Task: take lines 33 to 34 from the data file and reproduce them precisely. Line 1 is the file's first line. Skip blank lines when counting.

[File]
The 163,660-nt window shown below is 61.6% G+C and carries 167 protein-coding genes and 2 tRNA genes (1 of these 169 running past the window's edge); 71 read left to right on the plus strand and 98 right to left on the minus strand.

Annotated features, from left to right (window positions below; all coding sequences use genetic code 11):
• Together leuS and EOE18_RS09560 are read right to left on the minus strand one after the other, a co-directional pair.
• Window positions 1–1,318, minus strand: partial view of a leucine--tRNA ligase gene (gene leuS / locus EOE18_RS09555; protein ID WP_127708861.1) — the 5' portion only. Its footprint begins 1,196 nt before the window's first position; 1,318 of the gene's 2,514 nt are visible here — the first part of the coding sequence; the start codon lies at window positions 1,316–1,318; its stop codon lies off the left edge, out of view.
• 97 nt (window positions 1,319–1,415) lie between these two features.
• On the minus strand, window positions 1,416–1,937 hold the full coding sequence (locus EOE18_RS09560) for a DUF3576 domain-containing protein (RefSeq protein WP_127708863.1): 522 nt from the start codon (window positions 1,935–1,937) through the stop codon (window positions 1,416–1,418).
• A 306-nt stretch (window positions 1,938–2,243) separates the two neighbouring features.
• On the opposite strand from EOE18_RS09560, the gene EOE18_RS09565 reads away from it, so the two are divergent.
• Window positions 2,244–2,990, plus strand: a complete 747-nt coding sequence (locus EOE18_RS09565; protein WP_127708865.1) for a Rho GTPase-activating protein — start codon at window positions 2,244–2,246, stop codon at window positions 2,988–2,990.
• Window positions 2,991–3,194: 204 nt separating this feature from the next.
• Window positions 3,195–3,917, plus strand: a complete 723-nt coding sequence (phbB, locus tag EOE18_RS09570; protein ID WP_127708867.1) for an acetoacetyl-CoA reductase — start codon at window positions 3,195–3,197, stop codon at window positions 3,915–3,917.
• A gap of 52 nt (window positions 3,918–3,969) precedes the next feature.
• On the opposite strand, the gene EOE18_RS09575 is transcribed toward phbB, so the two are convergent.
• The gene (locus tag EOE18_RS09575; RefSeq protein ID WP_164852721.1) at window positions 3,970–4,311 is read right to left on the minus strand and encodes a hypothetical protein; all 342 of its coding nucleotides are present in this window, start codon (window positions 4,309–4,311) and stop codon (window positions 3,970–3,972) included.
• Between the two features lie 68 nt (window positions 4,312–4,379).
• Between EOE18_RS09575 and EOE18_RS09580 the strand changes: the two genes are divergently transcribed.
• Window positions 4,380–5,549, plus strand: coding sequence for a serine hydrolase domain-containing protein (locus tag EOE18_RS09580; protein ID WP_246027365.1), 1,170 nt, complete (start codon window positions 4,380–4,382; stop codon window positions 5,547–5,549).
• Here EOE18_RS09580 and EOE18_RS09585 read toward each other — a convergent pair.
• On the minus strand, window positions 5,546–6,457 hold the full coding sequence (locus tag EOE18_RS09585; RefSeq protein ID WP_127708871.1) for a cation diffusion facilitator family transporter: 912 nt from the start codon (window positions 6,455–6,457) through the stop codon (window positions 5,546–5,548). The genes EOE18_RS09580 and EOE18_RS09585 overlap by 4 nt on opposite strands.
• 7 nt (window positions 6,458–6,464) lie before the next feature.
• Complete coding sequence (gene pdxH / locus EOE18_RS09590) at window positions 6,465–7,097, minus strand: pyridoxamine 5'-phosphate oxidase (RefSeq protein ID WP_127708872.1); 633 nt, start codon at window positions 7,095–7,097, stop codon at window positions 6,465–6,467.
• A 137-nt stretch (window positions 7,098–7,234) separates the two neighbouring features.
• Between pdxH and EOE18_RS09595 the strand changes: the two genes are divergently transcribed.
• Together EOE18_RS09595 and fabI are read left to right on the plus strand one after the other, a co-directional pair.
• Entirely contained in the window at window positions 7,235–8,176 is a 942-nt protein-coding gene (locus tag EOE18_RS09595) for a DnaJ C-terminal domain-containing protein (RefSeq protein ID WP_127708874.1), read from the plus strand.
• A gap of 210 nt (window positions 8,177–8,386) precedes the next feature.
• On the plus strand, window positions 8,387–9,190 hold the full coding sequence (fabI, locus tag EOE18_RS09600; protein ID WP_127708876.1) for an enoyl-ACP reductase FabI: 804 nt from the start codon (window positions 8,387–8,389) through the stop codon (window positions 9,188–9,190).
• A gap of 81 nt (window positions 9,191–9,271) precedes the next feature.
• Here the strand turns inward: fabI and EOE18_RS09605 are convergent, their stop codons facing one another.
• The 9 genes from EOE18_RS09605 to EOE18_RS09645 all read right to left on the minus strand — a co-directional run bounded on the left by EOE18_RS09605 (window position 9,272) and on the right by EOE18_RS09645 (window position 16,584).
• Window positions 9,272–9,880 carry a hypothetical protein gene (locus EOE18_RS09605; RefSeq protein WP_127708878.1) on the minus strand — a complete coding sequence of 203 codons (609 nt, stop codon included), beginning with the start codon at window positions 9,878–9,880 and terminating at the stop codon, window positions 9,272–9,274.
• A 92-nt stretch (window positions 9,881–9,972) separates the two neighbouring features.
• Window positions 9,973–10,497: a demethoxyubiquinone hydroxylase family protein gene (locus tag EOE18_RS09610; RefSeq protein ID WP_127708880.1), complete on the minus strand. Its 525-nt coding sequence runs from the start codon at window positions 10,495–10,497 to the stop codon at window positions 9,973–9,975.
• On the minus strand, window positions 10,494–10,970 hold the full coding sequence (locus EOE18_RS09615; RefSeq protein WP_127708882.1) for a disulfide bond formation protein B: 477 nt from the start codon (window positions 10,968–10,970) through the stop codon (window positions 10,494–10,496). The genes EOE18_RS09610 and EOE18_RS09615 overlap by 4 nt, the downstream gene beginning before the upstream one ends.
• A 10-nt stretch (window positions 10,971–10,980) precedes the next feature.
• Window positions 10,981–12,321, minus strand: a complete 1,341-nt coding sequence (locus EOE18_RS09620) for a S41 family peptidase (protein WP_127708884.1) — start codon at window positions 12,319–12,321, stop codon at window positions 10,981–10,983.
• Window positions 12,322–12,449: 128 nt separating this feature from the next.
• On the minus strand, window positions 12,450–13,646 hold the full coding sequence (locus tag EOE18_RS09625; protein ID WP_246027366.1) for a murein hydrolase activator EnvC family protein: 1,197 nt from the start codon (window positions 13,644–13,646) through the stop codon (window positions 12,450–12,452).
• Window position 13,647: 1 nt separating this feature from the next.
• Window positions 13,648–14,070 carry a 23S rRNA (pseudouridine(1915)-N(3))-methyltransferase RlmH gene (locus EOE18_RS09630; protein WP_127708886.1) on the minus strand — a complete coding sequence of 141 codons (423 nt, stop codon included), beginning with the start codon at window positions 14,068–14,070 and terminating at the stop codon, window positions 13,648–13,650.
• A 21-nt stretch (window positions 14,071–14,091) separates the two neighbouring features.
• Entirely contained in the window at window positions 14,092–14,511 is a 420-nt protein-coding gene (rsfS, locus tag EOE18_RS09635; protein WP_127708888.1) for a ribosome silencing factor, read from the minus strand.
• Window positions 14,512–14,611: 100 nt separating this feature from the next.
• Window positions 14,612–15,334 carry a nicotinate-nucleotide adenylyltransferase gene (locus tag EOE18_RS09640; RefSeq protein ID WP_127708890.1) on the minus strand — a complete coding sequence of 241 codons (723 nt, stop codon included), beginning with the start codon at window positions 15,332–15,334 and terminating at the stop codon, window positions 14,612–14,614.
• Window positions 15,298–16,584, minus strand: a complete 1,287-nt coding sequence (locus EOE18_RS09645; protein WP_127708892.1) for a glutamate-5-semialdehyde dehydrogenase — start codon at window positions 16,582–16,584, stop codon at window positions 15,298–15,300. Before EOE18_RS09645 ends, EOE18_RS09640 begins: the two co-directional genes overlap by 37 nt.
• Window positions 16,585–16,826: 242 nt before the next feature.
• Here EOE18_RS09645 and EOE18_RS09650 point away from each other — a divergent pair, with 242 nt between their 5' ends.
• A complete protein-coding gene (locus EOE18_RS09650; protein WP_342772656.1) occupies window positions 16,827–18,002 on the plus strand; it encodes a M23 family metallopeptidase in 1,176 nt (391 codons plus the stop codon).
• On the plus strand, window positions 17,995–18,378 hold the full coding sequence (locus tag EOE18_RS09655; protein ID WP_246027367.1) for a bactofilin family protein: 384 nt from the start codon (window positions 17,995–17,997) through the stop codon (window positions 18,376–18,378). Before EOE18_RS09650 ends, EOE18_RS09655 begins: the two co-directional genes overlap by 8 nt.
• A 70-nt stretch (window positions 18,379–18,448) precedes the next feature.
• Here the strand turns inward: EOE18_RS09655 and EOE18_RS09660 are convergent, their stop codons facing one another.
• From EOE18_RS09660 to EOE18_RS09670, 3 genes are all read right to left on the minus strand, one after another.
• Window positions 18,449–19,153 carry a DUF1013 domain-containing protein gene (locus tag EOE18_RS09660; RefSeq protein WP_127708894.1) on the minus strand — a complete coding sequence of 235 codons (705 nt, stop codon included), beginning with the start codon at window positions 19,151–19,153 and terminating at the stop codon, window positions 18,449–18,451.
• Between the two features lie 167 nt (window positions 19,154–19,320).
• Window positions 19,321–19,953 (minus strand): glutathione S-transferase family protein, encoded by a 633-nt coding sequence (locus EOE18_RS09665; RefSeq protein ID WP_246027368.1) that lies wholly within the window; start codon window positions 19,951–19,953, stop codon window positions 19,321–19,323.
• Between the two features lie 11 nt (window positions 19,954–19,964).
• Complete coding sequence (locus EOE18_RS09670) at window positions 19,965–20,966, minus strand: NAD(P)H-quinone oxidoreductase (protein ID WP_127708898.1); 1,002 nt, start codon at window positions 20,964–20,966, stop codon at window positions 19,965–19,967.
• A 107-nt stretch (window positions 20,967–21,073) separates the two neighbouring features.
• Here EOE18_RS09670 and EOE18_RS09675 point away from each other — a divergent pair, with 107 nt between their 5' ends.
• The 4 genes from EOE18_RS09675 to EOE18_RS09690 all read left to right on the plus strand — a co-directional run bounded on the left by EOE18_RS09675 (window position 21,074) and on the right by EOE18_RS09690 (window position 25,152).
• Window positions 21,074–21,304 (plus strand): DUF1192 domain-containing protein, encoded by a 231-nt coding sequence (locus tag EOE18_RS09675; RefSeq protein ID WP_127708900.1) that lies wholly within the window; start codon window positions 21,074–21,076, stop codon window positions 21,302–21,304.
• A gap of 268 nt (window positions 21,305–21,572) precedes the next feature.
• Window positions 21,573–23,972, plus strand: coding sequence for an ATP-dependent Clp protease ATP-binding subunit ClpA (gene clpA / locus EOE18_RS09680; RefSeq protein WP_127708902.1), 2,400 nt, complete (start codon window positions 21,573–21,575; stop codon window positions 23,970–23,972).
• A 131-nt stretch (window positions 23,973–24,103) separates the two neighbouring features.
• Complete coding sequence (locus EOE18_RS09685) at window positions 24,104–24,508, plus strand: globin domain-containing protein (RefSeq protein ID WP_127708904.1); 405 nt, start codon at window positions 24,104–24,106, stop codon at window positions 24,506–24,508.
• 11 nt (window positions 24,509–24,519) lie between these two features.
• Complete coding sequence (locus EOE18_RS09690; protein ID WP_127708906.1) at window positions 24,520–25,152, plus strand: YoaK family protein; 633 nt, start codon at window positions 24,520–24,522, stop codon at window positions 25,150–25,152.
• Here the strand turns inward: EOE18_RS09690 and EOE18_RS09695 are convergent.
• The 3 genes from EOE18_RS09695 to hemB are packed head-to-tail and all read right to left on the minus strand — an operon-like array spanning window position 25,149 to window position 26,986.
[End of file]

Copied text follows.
• Window positions 9,973–10,497: a demethoxyubiquinone hydroxylase family protein gene (locus tag EOE18_RS09610; RefSeq protein ID WP_127708880.1), complete on the minus strand. Its 525-nt coding sequence runs from the start codon at window positions 10,495–10,497 to the stop codon at window positions 9,973–9,975.
• On the minus strand, window positions 10,494–10,970 hold the full coding sequence (locus EOE18_RS09615; RefSeq protein WP_127708882.1) for a disulfide bond formation protein B: 477 nt from the start codon (window positions 10,968–10,970) through the stop codon (window positions 10,494–10,496). The genes EOE18_RS09610 and EOE18_RS09615 overlap by 4 nt, the downstream gene beginning before the upstream one ends.